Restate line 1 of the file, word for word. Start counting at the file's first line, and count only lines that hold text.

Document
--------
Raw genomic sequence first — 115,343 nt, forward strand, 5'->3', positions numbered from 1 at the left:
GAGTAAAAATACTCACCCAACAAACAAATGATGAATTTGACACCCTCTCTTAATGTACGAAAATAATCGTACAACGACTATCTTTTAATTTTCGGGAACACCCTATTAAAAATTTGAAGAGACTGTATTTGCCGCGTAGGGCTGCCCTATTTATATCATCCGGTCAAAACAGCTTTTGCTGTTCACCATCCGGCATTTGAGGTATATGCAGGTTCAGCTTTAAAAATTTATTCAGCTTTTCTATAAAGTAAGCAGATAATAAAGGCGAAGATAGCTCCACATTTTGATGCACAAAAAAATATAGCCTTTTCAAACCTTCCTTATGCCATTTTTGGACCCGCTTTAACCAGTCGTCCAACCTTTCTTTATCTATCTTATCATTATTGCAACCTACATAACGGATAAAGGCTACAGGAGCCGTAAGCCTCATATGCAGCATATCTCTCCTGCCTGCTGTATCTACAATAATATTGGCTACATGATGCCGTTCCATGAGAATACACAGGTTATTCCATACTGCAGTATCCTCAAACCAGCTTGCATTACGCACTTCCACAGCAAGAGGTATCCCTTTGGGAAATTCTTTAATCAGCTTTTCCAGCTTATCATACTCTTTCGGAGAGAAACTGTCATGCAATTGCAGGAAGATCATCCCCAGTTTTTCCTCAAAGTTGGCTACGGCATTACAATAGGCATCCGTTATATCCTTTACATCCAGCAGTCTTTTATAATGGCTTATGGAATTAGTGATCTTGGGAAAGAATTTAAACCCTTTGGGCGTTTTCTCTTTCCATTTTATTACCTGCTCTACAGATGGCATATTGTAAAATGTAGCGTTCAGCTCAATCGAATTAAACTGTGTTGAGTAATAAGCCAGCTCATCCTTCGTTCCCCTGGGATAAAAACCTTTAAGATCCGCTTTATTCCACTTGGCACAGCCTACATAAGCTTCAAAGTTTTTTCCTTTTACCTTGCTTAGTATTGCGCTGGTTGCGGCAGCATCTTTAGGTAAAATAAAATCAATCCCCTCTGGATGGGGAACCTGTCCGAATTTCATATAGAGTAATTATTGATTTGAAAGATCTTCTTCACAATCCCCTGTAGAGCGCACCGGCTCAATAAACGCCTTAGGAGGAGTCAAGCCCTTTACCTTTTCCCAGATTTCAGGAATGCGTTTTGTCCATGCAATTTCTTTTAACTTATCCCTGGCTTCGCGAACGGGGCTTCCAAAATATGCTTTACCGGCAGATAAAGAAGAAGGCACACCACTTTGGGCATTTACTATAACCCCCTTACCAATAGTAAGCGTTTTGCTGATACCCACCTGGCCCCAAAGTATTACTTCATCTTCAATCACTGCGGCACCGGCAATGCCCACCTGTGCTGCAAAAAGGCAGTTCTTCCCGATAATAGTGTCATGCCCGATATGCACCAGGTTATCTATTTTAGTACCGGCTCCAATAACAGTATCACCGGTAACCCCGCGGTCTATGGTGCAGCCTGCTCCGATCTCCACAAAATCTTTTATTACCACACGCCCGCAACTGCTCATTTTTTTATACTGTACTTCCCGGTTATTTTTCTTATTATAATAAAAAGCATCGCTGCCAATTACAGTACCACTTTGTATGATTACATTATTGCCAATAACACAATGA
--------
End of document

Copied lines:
Raw genomic sequence first — 115,343 nt, forward strand, 5'->3', positions numbered from 1 at the left: